Thus the knowledge or theory necessary to the advancement of commercial industry for instance, attains a far greater degree of perfection, when different persons engage in the several studies; …

Thus, too, the application of knowledge in the same department of commercial industry will obviously arrive at a higher degree of perfection, when divided amongst the several branches of internal, Mediterranean, East and West Indian, American, wholesale and retail, &c. &c. …divisions of labour cannot be carried to the extreme limit, except in products capable of distant transport and the consequent increase of consumption; or where manufacture is carried on amidst a dense population, offering an extensive local consumption. For the same reason, too, many kinds of work, the products of which are destined to instantaneous consumption, are executed by the same individual, in places where the population is limited. …

 

A man, whose whole life is devoted to the execution of a single operation, will most assuredly acquire the faculty of executing it better and quicker than others; but he will, at the same time, be rendered less fit for every other occupation, corporeal or intellectual; his other faculties will be gradually blunted or extinguished; and the man, as an individual, will degenerate in consequence. To have never done any thing but make the eighteenth part of a pin, is a sorry account for a human being to give of his existence. Nor is it to be imagined that this degeneracy from the dignity of human nature is confined to the labourer, … This division of occupations has given rise to the profession of attorneys, whose sole business it is to appear in the courts of justice instead of the principals, and to follow up the different steps of the process on their behalf. These legal practitioners are, confessedly, seldom deficient in technical skill and ability; yet it is not uncommon to meet with men, even of eminence in this profession, wholly ignorant of the most simple processes of the manufactures … With regard to the labouring class, the incapacity for any other than a single occupation, renders the condition of mere labourers more hard and wearisome, as well as less profitable.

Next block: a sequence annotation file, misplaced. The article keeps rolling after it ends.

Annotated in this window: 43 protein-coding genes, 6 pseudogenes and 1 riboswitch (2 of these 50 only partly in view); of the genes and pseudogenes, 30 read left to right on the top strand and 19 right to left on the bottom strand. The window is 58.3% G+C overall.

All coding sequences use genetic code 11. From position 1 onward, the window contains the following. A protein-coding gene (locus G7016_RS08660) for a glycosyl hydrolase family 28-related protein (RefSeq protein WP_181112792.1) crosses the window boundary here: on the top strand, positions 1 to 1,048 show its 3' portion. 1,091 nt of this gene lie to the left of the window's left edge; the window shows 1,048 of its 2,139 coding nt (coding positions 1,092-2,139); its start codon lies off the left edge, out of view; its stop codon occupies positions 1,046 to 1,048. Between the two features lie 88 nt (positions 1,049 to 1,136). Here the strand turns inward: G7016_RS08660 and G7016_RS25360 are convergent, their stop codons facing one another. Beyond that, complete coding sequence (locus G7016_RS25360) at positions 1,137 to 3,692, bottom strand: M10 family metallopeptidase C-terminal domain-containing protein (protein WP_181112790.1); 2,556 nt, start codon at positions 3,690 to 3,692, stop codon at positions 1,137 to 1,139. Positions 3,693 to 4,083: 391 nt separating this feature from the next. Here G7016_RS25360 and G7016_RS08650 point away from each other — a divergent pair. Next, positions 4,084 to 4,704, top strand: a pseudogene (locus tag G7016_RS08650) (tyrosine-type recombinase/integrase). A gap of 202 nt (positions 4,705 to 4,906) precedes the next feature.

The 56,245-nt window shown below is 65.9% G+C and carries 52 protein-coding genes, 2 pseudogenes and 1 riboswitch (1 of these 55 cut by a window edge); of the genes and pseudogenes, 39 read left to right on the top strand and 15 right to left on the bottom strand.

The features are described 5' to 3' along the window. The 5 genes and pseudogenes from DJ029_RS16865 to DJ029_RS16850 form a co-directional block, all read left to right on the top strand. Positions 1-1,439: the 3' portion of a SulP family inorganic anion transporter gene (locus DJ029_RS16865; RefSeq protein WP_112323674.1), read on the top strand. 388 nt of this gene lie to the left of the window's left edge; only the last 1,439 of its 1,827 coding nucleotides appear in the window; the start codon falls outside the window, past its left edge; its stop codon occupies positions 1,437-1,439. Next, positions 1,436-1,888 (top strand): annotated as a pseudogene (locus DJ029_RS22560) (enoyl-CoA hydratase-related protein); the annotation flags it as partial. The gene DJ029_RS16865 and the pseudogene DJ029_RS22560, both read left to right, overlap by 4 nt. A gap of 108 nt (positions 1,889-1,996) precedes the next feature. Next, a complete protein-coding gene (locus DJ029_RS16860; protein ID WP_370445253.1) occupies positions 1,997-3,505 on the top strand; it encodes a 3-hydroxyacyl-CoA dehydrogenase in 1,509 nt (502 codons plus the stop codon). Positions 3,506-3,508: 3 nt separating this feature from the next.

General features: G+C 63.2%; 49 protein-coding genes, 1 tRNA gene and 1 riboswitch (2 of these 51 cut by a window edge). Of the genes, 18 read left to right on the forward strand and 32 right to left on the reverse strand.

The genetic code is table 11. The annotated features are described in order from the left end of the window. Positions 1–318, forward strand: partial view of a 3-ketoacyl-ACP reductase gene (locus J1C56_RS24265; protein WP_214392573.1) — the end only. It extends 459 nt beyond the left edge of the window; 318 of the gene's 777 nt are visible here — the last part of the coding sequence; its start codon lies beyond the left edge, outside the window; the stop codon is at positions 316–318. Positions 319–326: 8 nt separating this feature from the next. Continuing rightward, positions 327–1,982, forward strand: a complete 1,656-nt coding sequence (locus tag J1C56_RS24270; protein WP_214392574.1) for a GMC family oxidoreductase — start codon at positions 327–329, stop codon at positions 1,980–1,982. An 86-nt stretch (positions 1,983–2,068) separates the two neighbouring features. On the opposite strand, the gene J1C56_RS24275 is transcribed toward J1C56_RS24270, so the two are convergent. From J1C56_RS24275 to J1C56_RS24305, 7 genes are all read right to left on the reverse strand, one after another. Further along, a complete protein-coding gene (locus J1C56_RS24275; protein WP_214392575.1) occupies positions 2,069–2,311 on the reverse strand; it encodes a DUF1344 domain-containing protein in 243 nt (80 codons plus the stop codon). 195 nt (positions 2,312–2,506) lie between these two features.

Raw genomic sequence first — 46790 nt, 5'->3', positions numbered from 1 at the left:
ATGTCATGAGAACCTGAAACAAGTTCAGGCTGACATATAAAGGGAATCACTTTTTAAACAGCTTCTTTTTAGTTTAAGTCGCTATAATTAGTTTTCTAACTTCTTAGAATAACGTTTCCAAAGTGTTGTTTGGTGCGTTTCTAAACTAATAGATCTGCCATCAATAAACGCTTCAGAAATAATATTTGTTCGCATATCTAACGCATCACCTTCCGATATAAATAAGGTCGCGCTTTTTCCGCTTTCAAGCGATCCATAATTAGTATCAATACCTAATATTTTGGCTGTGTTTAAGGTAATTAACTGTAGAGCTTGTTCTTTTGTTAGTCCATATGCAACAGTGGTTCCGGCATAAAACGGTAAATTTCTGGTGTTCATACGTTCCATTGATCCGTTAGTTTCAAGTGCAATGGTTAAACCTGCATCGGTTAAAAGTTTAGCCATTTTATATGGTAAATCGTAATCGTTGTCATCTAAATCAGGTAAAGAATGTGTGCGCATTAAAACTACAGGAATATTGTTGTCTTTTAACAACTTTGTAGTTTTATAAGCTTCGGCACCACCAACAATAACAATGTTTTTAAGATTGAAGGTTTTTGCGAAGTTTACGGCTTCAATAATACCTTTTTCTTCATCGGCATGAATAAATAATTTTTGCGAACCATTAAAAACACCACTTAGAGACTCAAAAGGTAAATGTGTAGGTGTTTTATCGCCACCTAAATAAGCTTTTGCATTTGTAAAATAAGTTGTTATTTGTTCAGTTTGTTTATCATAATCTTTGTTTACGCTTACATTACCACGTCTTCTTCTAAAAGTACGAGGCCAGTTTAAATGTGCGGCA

CHAPTER IX

OF THE DIFFERENT METHODS OF EMPLOYING COMMERCIAL INDUSTRY, AND THE MODE IN WHICH THEY CONCUR IN PRODUCTION.

 

External commerce …Wholesale commerce …Retail commerce …The commerce of …

The persons engaged in these several branches are all agents of commercial industry, whose agency tends to approximate products to the hands of the ultimate consumer. ……. without examining the reason why oil of olives is worth at Marseilles thirty, and at Paris forty sous per lb., I shall content myself with simply stating, that whoever effects the transport of that article from Marseilles to Paris, thereby increases its value to the amount of ten sous per lb. Nor is it to be supposed, that its intrinsic value has received no accession by the transit. The value has positively augmented. …In fact, the transport of products can not be effected without the concurrence of a variety of means, which have each an intrinsic value of their own, … . . The merchant that exports silks to Germany or to Russia, and sells at Petersburg for 40 cents per yard, stuffs that have cost but 30 cents at Lyons, creates a value of 10 cents per yard.

 

There is a further branch of commerce, called the trade of speculation, which consists in the purchase of goods at one time, to be re-sold in the same place and condition at another time, when they are expected to be dearer. Even this trade is productive; its utility consists in the employment of capital, warehouses, care in the preservation, in short, human industry in the withdrawing from circulation a commodity depressed in value by temporary superabundance, and thereby reduced in price below the charges of production, so as to discourage its production, with the design and purpose of restoring it to circulation when it shall become more scarce, and when its price shall be raised above the natural price, … The evident operation of this kind of trade is, to transport commodities in respect of time, instead of locality. …